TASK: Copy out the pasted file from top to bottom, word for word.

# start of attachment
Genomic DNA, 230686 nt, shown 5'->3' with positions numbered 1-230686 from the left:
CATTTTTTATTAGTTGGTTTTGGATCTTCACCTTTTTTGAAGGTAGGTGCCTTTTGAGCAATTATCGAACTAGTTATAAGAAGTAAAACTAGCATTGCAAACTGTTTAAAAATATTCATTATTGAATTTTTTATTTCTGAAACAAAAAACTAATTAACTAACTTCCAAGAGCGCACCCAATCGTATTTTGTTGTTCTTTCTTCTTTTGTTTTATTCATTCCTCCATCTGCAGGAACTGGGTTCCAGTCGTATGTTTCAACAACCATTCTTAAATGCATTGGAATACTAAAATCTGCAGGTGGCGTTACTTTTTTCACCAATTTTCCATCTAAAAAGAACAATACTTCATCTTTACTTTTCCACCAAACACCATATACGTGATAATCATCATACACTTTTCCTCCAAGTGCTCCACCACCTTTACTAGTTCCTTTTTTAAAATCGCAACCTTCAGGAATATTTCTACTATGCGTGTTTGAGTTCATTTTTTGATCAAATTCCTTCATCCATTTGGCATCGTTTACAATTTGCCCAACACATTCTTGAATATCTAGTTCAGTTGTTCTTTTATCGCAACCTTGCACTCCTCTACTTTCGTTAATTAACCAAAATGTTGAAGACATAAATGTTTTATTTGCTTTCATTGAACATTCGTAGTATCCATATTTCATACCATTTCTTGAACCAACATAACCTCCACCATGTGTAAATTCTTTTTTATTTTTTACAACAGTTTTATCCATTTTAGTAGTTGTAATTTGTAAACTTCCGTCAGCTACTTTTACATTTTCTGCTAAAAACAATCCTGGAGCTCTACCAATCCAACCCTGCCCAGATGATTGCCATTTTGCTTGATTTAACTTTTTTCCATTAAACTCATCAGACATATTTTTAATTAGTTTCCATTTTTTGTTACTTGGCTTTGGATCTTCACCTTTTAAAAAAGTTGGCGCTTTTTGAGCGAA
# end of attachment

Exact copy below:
Genomic DNA, 230686 nt, shown 5'->3' with positions numbered 1-230686 from the left:
CATTTTTTATTAGTTGGTTTTGGATCTTCACCTTTTTTGAAGGTAGGTGCCTTTTGAGCAATTATCGAACTAGTTATAAGAAGTAAAACTAGCATTGCAAACTGTTTAAAAATATTCATTATTGAATTTTTTATTTCTGAAACAAAAAACTAATTAACTAACTTCCAAGAGCGCACCCAATCGTATTTTGTTGTTCTTTCTTCTTTTGTTTTATTCATTCCTCCATCTGCAGGAACTGGGTTCCAGTCGTATGTTTCAACAACCATTCTTAAATGCATTGGAATACTAAAATCTGCAGGTGGCGTTACTTTTTTCACCAATTTTCCATCTAAAAAGAACAATACTTCATCTTTACTTTTCCACCAAACACCATATACGTGATAATCATCATACACTTTTCCTCCAAGTGCTCCACCACCTTTACTAGTTCCTTTTTTAAAATCGCAACCTTCAGGAATATTTCTACTATGCGTGTTTGAGTTCATTTTTTGATCAAATTCCTTCATCCATTTGGCATCGTTTACAATTTGCCCAACACATTCTTGAATATCTAGTTCAGTTGTTCTTTTATCGCAACCTTGCACTCCTCTACTTTCGTTAATTAACCAAAATGTTGAAGACATAAATGTTTTATTTGCTTTCATTGAACATTCGTAGTATCCATATTTCATACCATTTCTTGAACCAACATAACCTCCACCATGTGTAAATTCTTTTTTATTTTTTACAACAGTTTTATCCATTTTAGTAGTTGTAATTTGTAAACTTCCGTCAGCTACTTTTACATTTTCTGCTAAAAACAATCCTGGAGCTCTACCAATCCAACCCTGCCCAGATGATTGCCATTTTGCTTGATTTAACTTTTTTCCATTAAACTCATCAGACATATTTTTAATTAGTTTCCATTTTTTGTTACTTGGCTTTGGATCTTCACCTTTTAAAAAAGTTGGCGCTTTTTGAGCGAA